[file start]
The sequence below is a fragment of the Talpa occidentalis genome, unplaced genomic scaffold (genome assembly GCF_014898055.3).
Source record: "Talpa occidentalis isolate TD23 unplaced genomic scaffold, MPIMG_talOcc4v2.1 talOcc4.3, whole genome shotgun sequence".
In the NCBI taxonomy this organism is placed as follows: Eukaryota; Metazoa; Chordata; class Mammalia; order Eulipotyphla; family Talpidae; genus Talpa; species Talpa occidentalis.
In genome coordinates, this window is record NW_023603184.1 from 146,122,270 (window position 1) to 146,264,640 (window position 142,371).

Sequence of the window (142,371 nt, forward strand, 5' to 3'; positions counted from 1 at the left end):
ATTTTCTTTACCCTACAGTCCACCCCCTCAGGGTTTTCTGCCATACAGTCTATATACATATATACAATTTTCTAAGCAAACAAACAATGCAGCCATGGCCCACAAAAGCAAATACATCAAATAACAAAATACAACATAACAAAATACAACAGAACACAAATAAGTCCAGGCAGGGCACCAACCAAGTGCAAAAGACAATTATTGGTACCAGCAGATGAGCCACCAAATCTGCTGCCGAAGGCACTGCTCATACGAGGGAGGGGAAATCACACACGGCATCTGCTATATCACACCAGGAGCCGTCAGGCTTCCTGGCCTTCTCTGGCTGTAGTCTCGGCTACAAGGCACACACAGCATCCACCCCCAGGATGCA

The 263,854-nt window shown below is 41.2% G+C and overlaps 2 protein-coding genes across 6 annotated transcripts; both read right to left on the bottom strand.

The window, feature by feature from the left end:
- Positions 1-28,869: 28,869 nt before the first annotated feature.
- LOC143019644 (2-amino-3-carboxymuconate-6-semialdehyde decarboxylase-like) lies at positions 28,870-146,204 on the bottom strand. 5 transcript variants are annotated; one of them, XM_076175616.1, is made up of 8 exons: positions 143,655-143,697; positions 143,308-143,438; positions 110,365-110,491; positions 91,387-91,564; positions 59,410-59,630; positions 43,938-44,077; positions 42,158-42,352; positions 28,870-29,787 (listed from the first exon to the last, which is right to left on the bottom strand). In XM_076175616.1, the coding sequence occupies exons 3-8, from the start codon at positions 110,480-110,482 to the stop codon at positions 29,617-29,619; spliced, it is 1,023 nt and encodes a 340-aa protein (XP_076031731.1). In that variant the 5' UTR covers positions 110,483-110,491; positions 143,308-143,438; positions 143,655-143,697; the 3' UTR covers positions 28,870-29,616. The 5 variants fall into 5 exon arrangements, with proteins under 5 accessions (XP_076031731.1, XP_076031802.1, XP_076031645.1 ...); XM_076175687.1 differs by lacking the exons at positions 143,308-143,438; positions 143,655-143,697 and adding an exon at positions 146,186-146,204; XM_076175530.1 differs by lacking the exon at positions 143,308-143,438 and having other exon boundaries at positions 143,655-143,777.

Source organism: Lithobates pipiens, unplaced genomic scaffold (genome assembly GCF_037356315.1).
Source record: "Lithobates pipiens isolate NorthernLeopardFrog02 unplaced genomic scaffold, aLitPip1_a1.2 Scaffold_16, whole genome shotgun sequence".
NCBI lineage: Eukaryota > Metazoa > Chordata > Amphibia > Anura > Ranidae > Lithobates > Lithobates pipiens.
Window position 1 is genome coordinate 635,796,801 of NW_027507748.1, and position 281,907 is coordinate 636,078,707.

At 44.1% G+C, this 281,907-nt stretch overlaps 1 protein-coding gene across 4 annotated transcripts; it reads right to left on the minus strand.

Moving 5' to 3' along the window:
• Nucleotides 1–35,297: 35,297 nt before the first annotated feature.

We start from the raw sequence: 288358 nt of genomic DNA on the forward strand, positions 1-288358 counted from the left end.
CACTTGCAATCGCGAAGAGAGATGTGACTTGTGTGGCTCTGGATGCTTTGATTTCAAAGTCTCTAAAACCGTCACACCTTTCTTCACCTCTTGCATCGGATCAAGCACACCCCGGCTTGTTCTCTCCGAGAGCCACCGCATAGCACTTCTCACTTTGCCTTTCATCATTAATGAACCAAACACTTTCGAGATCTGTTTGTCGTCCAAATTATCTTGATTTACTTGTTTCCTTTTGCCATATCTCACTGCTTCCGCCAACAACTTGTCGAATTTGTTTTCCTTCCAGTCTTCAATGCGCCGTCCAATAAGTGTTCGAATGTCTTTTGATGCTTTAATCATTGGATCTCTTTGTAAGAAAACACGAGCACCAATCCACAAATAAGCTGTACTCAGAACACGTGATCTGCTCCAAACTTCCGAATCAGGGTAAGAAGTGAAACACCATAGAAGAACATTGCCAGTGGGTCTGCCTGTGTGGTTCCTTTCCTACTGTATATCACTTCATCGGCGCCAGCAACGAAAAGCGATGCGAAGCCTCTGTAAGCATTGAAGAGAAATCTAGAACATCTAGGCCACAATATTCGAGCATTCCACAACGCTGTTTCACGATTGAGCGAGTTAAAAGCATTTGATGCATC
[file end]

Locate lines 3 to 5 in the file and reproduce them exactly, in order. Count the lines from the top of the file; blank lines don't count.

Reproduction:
In the NCBI taxonomy this organism is placed as follows: Eukaryota; Metazoa; Chordata; class Mammalia; order Eulipotyphla; family Talpidae; genus Talpa; species Talpa occidentalis.
In genome coordinates, this window is record NW_023603184.1 from 146,122,270 (window position 1) to 146,264,640 (window position 142,371).

Sequence of the window (142,371 nt, forward strand, 5' to 3'; positions counted from 1 at the left end):